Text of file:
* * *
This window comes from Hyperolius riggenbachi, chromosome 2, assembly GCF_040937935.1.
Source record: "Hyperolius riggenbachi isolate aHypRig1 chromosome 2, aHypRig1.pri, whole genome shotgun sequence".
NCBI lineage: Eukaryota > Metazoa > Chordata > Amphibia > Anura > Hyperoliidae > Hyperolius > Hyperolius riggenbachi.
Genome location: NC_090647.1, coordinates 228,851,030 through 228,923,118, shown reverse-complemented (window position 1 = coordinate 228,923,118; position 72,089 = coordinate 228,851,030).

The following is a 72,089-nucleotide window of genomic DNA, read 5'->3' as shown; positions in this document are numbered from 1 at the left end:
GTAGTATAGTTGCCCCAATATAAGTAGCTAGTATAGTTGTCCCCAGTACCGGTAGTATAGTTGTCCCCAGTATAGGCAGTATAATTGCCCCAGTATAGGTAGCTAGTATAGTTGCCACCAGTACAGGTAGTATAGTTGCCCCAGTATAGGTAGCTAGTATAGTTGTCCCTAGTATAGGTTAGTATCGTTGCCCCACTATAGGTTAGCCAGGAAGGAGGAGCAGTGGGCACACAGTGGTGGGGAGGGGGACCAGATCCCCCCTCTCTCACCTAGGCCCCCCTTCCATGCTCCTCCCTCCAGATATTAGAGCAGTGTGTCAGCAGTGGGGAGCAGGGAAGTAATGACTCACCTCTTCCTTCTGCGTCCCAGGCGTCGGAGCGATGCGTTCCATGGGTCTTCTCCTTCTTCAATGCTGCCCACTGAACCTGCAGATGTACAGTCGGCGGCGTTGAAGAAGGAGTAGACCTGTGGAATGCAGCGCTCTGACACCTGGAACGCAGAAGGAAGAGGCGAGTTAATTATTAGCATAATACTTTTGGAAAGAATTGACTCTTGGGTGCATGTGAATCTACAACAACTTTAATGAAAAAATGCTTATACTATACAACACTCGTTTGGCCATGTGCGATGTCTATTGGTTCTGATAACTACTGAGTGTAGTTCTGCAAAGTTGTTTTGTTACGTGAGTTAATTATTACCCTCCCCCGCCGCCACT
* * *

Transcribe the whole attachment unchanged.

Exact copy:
This window comes from Hyperolius riggenbachi, chromosome 2, assembly GCF_040937935.1.
Source record: "Hyperolius riggenbachi isolate aHypRig1 chromosome 2, aHypRig1.pri, whole genome shotgun sequence".
NCBI lineage: Eukaryota > Metazoa > Chordata > Amphibia > Anura > Hyperoliidae > Hyperolius > Hyperolius riggenbachi.
Genome location: NC_090647.1, coordinates 228,851,030 through 228,923,118, shown reverse-complemented (window position 1 = coordinate 228,923,118; position 72,089 = coordinate 228,851,030).

The following is a 72,089-nucleotide window of genomic DNA, read 5'->3' as shown; positions in this document are numbered from 1 at the left end:
GTAGTATAGTTGCCCCAATATAAGTAGCTAGTATAGTTGTCCCCAGTACCGGTAGTATAGTTGTCCCCAGTATAGGCAGTATAATTGCCCCAGTATAGGTAGCTAGTATAGTTGCCACCAGTACAGGTAGTATAGTTGCCCCAGTATAGGTAGCTAGTATAGTTGTCCCTAGTATAGGTTAGTATCGTTGCCCCACTATAGGTTAGCCAGGAAGGAGGAGCAGTGGGCACACAGTGGTGGGGAGGGGGACCAGATCCCCCCTCTCTCACCTAGGCCCCCCTTCCATGCTCCTCCCTCCAGATATTAGAGCAGTGTGTCAGCAGTGGGGAGCAGGGAAGTAATGACTCACCTCTTCCTTCTGCGTCCCAGGCGTCGGAGCGATGCGTTCCATGGGTCTTCTCCTTCTTCAATGCTGCCCACTGAACCTGCAGATGTACAGTCGGCGGCGTTGAAGAAGGAGTAGACCTGTGGAATGCAGCGCTCTGACACCTGGAACGCAGAAGGAAGAGGCGAGTTAATTATTAGCATAATACTTTTGGAAAGAATTGACTCTTGGGTGCATGTGAATCTACAACAACTTTAATGAAAAAATGCTTATACTATACAACACTCGTTTGGCCATGTGCGATGTCTATTGGTTCTGATAACTACTGAGTGTAGTTCTGCAAAGTTGTTTTGTTACGTGAGTTAATTATTACCCTCCCCCGCCGCCACT